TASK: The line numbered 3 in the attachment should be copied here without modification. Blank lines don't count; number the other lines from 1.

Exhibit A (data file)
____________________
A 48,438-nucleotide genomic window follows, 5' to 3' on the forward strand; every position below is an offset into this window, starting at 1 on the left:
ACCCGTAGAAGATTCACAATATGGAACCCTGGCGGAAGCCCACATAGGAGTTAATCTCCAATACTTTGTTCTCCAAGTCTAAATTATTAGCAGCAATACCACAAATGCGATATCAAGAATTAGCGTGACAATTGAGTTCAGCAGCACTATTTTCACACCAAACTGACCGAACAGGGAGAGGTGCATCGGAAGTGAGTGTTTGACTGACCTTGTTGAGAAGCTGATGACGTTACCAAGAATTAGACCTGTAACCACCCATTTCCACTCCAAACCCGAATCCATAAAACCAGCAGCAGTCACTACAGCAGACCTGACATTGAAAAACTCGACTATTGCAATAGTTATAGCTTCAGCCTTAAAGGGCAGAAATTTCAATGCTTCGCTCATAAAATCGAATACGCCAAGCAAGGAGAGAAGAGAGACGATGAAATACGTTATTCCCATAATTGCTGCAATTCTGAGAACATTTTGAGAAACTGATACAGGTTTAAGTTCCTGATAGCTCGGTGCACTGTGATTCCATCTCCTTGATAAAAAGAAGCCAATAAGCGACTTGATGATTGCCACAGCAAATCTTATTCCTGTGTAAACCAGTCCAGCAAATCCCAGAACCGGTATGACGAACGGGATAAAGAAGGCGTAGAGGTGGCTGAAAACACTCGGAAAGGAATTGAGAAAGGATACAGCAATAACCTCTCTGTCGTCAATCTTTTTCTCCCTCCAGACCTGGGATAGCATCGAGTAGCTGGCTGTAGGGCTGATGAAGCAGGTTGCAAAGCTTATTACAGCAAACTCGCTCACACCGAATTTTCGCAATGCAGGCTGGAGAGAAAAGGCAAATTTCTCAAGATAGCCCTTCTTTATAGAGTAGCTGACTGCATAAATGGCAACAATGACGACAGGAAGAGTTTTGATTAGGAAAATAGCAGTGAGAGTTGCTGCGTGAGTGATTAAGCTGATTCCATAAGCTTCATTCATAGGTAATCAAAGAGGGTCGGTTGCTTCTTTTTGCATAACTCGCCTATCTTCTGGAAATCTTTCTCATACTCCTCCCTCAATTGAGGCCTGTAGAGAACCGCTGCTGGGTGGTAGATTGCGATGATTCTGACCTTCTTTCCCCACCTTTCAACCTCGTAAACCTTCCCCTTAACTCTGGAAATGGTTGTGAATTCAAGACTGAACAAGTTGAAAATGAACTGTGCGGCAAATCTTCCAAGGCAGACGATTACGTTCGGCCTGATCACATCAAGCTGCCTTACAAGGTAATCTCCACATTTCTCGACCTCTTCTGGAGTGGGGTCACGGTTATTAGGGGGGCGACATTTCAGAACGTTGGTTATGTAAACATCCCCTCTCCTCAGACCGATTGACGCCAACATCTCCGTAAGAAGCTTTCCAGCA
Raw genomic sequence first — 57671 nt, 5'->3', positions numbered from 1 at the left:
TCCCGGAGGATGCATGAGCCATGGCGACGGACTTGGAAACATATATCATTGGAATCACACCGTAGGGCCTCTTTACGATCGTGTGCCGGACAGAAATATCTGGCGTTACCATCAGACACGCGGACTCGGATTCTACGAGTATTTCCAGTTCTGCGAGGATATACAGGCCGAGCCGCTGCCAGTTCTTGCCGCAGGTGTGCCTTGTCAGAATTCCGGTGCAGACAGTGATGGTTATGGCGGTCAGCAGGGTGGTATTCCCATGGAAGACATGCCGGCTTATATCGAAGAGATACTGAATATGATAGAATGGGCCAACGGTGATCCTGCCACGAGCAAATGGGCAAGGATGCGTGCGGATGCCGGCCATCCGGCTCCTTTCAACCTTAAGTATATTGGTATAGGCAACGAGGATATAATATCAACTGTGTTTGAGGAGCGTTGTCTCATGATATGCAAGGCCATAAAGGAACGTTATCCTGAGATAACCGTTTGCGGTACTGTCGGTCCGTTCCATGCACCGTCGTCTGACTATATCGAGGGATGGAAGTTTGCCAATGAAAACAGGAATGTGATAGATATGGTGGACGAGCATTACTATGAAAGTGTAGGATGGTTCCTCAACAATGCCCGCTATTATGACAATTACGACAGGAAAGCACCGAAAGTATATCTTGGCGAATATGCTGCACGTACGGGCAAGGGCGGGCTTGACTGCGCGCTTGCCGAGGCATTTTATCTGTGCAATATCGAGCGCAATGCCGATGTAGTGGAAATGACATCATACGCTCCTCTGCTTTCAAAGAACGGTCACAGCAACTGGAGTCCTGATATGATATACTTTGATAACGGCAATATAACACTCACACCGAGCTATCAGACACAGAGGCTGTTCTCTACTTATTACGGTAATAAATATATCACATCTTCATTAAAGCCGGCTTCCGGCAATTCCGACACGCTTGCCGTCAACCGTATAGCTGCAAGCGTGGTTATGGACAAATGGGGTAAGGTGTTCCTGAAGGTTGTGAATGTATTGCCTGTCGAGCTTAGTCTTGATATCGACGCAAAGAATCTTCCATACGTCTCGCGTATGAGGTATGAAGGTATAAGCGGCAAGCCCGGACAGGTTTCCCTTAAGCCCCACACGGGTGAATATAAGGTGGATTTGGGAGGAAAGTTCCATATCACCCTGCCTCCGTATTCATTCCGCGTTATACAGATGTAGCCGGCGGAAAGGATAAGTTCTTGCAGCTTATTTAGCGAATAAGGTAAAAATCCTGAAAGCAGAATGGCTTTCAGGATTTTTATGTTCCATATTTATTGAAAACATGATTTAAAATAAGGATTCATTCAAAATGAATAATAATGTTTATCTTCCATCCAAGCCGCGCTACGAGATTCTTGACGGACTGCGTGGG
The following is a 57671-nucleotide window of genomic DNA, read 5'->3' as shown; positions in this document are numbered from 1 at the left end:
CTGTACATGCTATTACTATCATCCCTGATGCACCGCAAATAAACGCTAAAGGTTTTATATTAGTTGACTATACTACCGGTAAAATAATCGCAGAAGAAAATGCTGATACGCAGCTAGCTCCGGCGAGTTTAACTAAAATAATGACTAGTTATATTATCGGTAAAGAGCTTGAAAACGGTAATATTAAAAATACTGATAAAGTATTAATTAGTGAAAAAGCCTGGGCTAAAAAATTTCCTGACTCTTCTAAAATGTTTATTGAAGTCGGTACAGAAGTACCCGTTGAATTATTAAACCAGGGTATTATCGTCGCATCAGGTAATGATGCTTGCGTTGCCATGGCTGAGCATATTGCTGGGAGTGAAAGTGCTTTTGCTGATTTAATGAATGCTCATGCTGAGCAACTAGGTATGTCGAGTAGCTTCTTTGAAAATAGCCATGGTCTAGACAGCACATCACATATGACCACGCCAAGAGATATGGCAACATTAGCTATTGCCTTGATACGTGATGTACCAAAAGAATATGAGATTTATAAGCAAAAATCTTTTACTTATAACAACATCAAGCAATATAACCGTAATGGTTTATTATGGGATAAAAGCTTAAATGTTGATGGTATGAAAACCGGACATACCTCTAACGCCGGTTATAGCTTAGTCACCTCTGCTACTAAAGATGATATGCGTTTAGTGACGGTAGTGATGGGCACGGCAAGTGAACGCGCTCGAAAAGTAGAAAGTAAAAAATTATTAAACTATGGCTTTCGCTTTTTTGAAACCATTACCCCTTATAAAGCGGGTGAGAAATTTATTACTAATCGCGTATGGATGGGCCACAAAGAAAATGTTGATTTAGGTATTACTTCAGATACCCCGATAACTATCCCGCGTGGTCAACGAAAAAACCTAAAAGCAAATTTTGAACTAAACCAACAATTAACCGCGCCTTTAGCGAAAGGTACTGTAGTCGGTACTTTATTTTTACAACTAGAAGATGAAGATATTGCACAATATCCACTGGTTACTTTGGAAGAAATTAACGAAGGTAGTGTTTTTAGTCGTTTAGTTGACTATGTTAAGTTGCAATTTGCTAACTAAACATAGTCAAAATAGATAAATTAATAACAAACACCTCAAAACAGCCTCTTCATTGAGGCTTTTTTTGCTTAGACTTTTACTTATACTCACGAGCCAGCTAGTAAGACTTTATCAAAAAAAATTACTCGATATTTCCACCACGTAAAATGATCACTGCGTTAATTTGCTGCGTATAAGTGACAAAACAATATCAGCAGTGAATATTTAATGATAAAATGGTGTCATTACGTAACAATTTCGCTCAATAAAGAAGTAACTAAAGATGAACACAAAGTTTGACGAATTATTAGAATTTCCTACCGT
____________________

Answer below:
Raw genomic sequence first — 57671 nt, 5'->3', positions numbered from 1 at the left: